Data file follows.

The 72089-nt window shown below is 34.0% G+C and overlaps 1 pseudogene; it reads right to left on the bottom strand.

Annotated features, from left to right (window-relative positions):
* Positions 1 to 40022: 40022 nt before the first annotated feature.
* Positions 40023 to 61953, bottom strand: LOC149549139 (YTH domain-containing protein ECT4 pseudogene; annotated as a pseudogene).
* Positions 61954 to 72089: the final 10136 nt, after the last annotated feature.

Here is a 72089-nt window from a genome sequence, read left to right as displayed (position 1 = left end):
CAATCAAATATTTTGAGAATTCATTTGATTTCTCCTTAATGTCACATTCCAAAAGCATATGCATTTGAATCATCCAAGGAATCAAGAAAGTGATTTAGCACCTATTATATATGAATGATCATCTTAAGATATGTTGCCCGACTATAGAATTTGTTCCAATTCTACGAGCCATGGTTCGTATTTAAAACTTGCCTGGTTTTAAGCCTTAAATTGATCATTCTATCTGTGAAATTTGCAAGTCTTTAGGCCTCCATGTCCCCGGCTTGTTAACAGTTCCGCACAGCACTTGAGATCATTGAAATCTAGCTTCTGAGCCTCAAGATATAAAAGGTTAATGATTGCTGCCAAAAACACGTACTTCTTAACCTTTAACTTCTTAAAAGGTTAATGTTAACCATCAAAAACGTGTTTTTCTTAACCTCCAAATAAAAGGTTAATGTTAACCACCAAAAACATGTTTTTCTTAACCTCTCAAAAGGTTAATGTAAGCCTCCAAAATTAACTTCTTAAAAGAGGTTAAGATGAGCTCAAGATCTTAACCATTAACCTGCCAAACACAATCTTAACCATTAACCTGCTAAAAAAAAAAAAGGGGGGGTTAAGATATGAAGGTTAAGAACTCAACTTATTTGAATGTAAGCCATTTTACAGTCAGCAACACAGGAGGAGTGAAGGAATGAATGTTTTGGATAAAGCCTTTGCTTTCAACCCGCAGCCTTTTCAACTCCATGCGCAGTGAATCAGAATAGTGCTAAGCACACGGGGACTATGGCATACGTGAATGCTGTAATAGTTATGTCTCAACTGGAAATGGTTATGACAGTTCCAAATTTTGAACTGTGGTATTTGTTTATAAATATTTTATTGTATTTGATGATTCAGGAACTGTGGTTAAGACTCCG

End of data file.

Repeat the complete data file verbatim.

The 72089-nt window shown below is 34.0% G+C and overlaps 1 pseudogene; it reads right to left on the bottom strand.

Annotated features, from left to right (window-relative positions):
* Positions 1 to 40022: 40022 nt before the first annotated feature.
* Positions 40023 to 61953, bottom strand: LOC149549139 (YTH domain-containing protein ECT4 pseudogene; annotated as a pseudogene).
* Positions 61954 to 72089: the final 10136 nt, after the last annotated feature.

Here is a 72089-nt window from a genome sequence, read left to right as displayed (position 1 = left end):
CAATCAAATATTTTGAGAATTCATTTGATTTCTCCTTAATGTCACATTCCAAAAGCATATGCATTTGAATCATCCAAGGAATCAAGAAAGTGATTTAGCACCTATTATATATGAATGATCATCTTAAGATATGTTGCCCGACTATAGAATTTGTTCCAATTCTACGAGCCATGGTTCGTATTTAAAACTTGCCTGGTTTTAAGCCTTAAATTGATCATTCTATCTGTGAAATTTGCAAGTCTTTAGGCCTCCATGTCCCCGGCTTGTTAACAGTTCCGCACAGCACTTGAGATCATTGAAATCTAGCTTCTGAGCCTCAAGATATAAAAGGTTAATGATTGCTGCCAAAAACACGTACTTCTTAACCTTTAACTTCTTAAAAGGTTAATGTTAACCATCAAAAACGTGTTTTTCTTAACCTCCAAATAAAAGGTTAATGTTAACCACCAAAAACATGTTTTTCTTAACCTCTCAAAAGGTTAATGTAAGCCTCCAAAATTAACTTCTTAAAAGAGGTTAAGATGAGCTCAAGATCTTAACCATTAACCTGCCAAACACAATCTTAACCATTAACCTGCTAAAAAAAAAAAAGGGGGGGTTAAGATATGAAGGTTAAGAACTCAACTTATTTGAATGTAAGCCATTTTACAGTCAGCAACACAGGAGGAGTGAAGGAATGAATGTTTTGGATAAAGCCTTTGCTTTCAACCCGCAGCCTTTTCAACTCCATGCGCAGTGAATCAGAATAGTGCTAAGCACACGGGGACTATGGCATACGTGAATGCTGTAATAGTTATGTCTCAACTGGAAATGGTTATGACAGTTCCAAATTTTGAACTGTGGTATTTGTTTATAAATATTTTATTGTATTTGATGATTCAGGAACTGTGGTTAAGACTCCG